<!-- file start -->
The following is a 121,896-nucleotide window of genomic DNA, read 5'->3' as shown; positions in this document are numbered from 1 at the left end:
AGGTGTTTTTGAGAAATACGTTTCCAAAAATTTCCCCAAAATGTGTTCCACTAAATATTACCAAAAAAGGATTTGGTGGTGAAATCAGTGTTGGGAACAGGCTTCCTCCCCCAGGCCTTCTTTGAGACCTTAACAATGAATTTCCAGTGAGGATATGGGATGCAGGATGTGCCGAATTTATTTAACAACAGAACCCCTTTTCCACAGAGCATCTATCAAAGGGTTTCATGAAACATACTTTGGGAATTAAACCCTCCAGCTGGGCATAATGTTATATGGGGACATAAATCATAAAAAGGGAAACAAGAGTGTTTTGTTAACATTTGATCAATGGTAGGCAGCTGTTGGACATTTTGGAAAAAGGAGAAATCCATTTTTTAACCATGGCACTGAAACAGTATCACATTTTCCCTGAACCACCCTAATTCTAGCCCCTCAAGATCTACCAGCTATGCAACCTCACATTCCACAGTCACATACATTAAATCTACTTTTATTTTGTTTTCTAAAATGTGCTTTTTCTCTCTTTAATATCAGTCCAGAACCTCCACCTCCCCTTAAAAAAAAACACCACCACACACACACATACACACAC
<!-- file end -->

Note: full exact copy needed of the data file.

The following is a 121,896-nucleotide window of genomic DNA, read 5'->3' as shown; positions in this document are numbered from 1 at the left end:
AGGTGTTTTTGAGAAATACGTTTCCAAAAATTTCCCCAAAATGTGTTCCACTAAATATTACCAAAAAAGGATTTGGTGGTGAAATCAGTGTTGGGAACAGGCTTCCTCCCCCAGGCCTTCTTTGAGACCTTAACAATGAATTTCCAGTGAGGATATGGGATGCAGGATGTGCCGAATTTATTTAACAACAGAACCCCTTTTCCACAGAGCATCTATCAAAGGGTTTCATGAAACATACTTTGGGAATTAAACCCTCCAGCTGGGCATAATGTTATATGGGGACATAAATCATAAAAAGGGAAACAAGAGTGTTTTGTTAACATTTGATCAATGGTAGGCAGCTGTTGGACATTTTGGAAAAAGGAGAAATCCATTTTTTAACCATGGCACTGAAACAGTATCACATTTTCCCTGAACCACCCTAATTCTAGCCCCTCAAGATCTACCAGCTATGCAACCTCACATTCCACAGTCACATACATTAAATCTACTTTTATTTTGTTTTCTAAAATGTGCTTTTTCTCTCTTTAATATCAGTCCAGAACCTCCACCTCCCCTTAAAAAAAAACACCACCACACACACACATACACACAC